PTC Closes Loop Between Service & Engineering

Beth Stackpole

September 21, 2011

3 Min Read
PTC Closes Loop Between Service & Engineering

Adding to its recent string of acquisitions, PTC has snapped up 4CS, a maker of warranty management and service lifecycle software. The purchase extends the growing portfolio of service management offerings at PTC, which is aiming to deliver a more closed-loop environment between service and engineering.

The vision for a closed-loop system between service and engineering has long been the goal in the product lifecycle management world (not just for PTC, but for competitors, as well). However, most of the platforms support only limited functionality around service and warranty management. Instead, most have focused their energies on fleshing out platform capabilities in areas such as up-front requirements, quality management, and supplier sourcing.


PTC has been out in front with service management, mostly as a result of its acquisition of Arbortext way back in 2005. Slowly, the company has been morphing what started primarily as a technical content creation tool into a platform that delivers intelligent, interactive service information for people in the field maintaining products, including configuration-specific service procedures, 3D part lists, and interactive training materials.

4CS software, used primarily by dealers and OEM service network partners responsible for servicing products in the field, captures information and provides analytical insights into data related to warranty claims, product registration, service calls, and quality. The software captures the data as an "as maintained" bill of material (BOM), providing a history of configuration changes, component fixes, and other changes that may have occurred while the product has been in the field.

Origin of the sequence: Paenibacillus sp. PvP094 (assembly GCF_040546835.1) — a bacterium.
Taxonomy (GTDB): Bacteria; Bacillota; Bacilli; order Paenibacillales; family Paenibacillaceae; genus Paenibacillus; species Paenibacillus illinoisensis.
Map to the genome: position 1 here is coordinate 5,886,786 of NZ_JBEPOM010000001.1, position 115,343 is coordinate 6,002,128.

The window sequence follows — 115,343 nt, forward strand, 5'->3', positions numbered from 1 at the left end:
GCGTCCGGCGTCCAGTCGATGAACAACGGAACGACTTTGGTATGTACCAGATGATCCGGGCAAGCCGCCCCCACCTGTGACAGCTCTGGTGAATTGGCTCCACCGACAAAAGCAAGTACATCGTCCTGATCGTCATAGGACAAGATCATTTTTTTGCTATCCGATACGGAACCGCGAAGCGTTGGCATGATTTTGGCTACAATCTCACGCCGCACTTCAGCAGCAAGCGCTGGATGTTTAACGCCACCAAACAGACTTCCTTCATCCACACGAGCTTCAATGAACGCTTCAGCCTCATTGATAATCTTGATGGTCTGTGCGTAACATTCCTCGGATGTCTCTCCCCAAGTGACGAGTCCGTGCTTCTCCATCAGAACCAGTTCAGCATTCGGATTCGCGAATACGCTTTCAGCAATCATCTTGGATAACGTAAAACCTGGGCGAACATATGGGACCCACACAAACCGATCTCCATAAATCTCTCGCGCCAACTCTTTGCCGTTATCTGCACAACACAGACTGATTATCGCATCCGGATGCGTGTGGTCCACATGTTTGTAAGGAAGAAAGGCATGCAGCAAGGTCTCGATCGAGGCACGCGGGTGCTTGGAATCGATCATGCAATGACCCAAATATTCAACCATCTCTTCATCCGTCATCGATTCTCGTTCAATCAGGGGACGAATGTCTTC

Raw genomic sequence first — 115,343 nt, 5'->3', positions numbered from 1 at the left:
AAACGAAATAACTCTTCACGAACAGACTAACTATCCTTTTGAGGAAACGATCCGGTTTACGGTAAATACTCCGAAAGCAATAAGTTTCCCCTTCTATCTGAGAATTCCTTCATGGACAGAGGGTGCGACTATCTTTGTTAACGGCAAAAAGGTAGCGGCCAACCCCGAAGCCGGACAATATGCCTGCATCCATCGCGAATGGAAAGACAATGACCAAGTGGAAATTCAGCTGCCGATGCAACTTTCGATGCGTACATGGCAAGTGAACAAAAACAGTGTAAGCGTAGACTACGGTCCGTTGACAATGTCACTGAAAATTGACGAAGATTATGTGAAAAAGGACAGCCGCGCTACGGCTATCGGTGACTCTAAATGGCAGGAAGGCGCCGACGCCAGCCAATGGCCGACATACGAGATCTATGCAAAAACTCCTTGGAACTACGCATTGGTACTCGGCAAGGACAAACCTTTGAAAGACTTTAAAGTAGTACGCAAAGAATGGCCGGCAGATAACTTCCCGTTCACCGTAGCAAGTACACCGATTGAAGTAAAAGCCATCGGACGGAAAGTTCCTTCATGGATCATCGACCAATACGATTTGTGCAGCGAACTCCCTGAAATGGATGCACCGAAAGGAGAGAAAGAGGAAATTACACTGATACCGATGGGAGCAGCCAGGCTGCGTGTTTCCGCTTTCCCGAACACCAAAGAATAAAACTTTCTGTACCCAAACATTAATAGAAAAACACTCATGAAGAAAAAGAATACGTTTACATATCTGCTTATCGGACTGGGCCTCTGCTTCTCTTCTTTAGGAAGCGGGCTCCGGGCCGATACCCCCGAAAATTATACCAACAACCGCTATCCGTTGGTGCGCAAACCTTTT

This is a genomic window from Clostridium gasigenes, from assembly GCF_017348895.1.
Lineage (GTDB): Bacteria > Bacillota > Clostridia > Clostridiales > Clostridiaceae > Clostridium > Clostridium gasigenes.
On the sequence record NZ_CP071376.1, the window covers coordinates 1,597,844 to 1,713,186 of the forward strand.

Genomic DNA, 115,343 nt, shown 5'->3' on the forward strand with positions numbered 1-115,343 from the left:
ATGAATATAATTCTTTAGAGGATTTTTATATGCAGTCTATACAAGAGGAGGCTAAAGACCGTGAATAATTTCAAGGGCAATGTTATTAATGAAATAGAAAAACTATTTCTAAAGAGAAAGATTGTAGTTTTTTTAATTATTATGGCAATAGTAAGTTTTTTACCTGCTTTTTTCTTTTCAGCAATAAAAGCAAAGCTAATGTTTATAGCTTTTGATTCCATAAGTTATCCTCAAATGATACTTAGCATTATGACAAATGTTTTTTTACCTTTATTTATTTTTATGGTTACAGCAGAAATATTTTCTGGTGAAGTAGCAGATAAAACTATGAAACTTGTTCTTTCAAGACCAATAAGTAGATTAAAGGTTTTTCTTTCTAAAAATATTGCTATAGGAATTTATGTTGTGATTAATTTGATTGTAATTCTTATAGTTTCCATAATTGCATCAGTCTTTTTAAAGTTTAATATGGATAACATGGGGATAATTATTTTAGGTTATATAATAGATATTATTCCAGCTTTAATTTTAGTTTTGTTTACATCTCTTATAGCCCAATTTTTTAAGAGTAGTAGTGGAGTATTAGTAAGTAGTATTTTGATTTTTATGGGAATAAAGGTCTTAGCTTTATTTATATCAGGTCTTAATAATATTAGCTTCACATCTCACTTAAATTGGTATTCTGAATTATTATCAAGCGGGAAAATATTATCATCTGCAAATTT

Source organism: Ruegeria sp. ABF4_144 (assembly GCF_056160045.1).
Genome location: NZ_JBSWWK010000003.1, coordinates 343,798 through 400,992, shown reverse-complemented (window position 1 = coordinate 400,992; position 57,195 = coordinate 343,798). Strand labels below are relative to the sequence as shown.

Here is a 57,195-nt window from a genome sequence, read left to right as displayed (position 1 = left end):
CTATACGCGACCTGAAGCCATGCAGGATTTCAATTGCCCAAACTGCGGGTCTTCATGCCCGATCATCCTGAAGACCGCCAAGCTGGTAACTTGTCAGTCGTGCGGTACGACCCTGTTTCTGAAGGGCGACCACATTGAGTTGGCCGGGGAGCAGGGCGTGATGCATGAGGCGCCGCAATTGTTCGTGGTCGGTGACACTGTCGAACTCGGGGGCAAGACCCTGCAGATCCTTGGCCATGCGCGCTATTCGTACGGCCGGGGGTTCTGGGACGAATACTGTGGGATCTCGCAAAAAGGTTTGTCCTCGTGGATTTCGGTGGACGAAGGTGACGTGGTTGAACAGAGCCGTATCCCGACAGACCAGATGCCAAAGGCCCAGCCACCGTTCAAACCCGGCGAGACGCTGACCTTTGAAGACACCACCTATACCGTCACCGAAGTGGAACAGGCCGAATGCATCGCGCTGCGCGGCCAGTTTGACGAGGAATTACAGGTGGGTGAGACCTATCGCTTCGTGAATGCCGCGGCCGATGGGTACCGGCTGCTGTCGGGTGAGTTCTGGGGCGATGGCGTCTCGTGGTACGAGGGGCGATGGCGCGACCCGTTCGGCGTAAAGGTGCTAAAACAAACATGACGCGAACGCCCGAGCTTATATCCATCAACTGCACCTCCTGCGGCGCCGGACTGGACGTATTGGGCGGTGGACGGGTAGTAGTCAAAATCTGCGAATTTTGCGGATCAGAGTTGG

Because 4CS software is used primarily outside an OEM's circle, manufacturers have had little visibility into all this rich product-related history and no real way to funnel the intelligence back into product development systems like PLM. That's exactly where PTC sees a big opportunity in terms of integrating its service management solutions with 4CS software. Once the two platforms are integrated, they will allow companies to develop and provide guidelines and service policy coverage before service is performed, automate warranty and service processes to capture a complete service history and update as-maintained BOMs, analyze product and service-level performance, and leverage those insights for future designs.

"This completes the loop," Tom Sears, PTC's senior director of product management, said in an interview. Today, his company can take information from engineering to create service content and use it within the apps used to maintain and support the product. With 4CS technology, PTC will eventually be able to extend that integration back to Windchill and leverage the service history data to conduct reliability analysis on how particular products perform in the field or to evaluate common failures.

There are an array of warranty management solutions out there on the market, but PTC officials say 4CS's technology is highly complementary to its own service information portfolio in that it takes a product-centric approach, while other offerings in this area are more transaction-based.

"4CS is a whole system based around the definition of a product just like Windchill, which creates a nice link between the two solutions," Sears said. "Most service solutions are transactional-based, so they don't associate back to specific products or analyze where warranty costs are or what parts are failing. They have no idea where parts are used."

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